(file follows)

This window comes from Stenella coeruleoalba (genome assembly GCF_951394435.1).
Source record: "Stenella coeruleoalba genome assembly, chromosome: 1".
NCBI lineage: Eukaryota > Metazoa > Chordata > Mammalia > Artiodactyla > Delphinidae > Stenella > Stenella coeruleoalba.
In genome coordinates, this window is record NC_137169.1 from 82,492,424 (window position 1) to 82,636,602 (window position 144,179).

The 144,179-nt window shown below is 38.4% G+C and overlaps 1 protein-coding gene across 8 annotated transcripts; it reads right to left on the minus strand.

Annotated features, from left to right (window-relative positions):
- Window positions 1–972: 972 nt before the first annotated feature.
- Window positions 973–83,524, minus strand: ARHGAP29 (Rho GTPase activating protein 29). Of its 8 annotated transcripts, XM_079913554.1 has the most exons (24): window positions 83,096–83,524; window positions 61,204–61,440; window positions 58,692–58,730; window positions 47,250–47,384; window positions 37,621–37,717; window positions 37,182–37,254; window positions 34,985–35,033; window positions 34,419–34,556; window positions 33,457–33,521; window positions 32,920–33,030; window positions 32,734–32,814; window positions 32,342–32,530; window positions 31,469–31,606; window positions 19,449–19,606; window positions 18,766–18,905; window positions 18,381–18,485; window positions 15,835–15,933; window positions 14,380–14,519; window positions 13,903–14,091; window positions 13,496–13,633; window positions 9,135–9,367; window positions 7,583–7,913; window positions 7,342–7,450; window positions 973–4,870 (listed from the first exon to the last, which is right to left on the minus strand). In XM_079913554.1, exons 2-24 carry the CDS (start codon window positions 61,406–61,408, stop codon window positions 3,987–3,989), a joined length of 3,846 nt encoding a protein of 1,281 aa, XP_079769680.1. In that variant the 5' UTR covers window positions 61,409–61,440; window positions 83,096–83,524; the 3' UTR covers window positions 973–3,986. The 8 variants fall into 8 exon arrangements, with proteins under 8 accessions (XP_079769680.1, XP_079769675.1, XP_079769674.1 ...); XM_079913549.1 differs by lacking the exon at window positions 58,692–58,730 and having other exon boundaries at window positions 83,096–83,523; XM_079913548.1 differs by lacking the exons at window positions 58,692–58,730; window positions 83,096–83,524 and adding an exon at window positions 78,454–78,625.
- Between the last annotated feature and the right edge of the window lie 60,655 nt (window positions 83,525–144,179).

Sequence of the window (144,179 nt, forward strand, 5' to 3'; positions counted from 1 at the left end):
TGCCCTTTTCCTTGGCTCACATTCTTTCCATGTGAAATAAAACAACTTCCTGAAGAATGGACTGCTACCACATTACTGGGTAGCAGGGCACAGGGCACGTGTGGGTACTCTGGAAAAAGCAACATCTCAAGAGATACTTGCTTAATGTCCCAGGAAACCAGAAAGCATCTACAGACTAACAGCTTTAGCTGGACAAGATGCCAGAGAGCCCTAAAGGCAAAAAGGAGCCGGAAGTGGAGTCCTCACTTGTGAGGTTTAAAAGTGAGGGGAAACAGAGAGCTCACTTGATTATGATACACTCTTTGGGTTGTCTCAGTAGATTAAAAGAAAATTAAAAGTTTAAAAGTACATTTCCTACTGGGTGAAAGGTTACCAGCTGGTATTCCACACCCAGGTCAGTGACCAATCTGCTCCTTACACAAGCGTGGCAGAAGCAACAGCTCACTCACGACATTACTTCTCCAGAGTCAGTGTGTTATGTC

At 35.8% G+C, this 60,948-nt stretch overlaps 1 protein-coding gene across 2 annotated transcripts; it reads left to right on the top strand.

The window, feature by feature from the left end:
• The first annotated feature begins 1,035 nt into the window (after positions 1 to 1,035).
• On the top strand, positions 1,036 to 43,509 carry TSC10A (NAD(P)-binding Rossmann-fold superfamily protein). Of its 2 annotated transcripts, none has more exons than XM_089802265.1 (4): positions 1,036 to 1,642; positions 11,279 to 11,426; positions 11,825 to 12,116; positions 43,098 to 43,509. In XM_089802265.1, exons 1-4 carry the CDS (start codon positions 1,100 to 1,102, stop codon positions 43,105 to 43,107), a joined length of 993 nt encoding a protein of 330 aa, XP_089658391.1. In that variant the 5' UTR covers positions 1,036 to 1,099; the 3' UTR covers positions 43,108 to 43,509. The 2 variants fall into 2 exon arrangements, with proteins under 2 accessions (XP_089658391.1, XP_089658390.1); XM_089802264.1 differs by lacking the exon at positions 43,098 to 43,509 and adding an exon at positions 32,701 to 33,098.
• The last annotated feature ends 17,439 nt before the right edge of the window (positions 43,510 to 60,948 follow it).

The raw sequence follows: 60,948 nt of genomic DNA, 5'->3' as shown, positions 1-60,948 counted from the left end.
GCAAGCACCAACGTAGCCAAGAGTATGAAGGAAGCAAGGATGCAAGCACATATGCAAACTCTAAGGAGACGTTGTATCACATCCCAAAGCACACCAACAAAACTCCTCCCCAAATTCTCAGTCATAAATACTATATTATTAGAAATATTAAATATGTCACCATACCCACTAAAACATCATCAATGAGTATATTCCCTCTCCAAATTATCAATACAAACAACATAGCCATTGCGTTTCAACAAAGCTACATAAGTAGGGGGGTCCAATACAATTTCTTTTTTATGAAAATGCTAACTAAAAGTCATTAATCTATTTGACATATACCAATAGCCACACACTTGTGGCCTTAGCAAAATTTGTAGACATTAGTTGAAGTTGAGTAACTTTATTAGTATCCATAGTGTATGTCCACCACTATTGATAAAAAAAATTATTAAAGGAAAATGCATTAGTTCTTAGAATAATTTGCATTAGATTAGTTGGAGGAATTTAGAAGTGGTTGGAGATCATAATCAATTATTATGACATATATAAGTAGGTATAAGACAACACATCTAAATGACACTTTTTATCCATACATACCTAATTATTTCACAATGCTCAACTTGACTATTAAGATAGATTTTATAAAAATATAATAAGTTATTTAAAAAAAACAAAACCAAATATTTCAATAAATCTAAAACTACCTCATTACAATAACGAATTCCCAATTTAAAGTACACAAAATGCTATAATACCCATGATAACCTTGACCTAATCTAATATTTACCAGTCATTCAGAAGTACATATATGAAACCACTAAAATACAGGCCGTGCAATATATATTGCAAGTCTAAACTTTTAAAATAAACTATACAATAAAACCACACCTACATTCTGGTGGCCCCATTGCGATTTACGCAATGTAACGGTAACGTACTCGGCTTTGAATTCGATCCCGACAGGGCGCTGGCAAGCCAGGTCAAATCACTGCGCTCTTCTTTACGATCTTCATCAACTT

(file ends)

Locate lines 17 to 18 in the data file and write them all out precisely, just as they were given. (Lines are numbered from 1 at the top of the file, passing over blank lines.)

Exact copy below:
The raw sequence follows: 60,948 nt of genomic DNA, 5'->3' as shown, positions 1-60,948 counted from the left end.
GCAAGCACCAACGTAGCCAAGAGTATGAAGGAAGCAAGGATGCAAGCACATATGCAAACTCTAAGGAGACGTTGTATCACATCCCAAAGCACACCAACAAAACTCCTCCCCAAATTCTCAGTCATAAATACTATATTATTAGAAATATTAAATATGTCACCATACCCACTAAAACATCATCAATGAGTATATTCCCTCTCCAAATTATCAATACAAACAACATAGCCATTGCGTTTCAACAAAGCTACATAAGTAGGGGGGTCCAATACAATTTCTTTTTTATGAAAATGCTAACTAAAAGTCATTAATCTATTTGACATATACCAATAGCCACACACTTGTGGCCTTAGCAAAATTTGTAGACATTAGTTGAAGTTGAGTAACTTTATTAGTATCCATAGTGTATGTCCACCACTATTGATAAAAAAAATTATTAAAGGAAAATGCATTAGTTCTTAGAATAATTTGCATTAGATTAGTTGGAGGAATTTAGAAGTGGTTGGAGATCATAATCAATTATTATGACATATATAAGTAGGTATAAGACAACACATCTAAATGACACTTTTTATCCATACATACCTAATTATTTCACAATGCTCAACTTGACTATTAAGATAGATTTTATAAAAATATAATAAGTTATTTAAAAAAAACAAAACCAAATATTTCAATAAATCTAAAACTACCTCATTACAATAACGAATTCCCAATTTAAAGTACACAAAATGCTATAATACCCATGATAACCTTGACCTAATCTAATATTTACCAGTCATTCAGAAGTACATATATGAAACCACTAAAATACAGGCCGTGCAATATATATTGCAAGTCTAAACTTTTAAAATAAACTATACAATAAAACCACACCTACATTCTGGTGGCCCCATTGCGATTTACGCAATGTAACGGTAACGTACTCGGCTTTGAATTCGATCCCGACAGGGCGCTGGCAAGCCAGGTCAAATCACTGCGCTCTTCTTTACGATCTTCATCAACTT